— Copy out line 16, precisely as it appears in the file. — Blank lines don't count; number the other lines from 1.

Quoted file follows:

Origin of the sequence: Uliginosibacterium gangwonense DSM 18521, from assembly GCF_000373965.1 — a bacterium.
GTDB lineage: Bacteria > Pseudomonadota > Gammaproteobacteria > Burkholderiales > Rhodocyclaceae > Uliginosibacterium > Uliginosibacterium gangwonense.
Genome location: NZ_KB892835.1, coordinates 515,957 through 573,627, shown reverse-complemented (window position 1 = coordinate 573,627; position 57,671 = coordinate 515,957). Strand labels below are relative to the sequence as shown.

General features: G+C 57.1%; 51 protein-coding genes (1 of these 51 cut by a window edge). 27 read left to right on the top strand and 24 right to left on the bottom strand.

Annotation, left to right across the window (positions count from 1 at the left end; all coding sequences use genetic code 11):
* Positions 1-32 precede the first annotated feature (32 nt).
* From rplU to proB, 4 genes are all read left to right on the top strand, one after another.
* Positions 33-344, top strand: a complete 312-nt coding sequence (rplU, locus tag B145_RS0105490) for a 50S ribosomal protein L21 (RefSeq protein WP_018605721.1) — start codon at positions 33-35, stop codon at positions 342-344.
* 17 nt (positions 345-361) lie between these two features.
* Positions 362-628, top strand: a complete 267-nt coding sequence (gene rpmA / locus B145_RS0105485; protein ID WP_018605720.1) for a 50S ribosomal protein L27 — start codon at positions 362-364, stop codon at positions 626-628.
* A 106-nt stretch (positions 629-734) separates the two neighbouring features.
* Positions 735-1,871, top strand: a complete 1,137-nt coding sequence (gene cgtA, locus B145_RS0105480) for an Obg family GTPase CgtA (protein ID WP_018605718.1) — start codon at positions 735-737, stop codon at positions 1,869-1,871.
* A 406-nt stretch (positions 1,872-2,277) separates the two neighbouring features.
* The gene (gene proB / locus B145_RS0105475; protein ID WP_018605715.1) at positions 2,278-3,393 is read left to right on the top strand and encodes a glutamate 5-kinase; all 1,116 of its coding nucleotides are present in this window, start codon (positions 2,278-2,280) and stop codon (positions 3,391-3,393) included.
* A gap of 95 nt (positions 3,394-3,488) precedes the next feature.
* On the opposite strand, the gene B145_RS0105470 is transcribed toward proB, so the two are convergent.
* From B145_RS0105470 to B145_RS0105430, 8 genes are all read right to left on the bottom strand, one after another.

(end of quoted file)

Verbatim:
* On the opposite strand, the gene B145_RS0105470 is transcribed toward proB, so the two are convergent.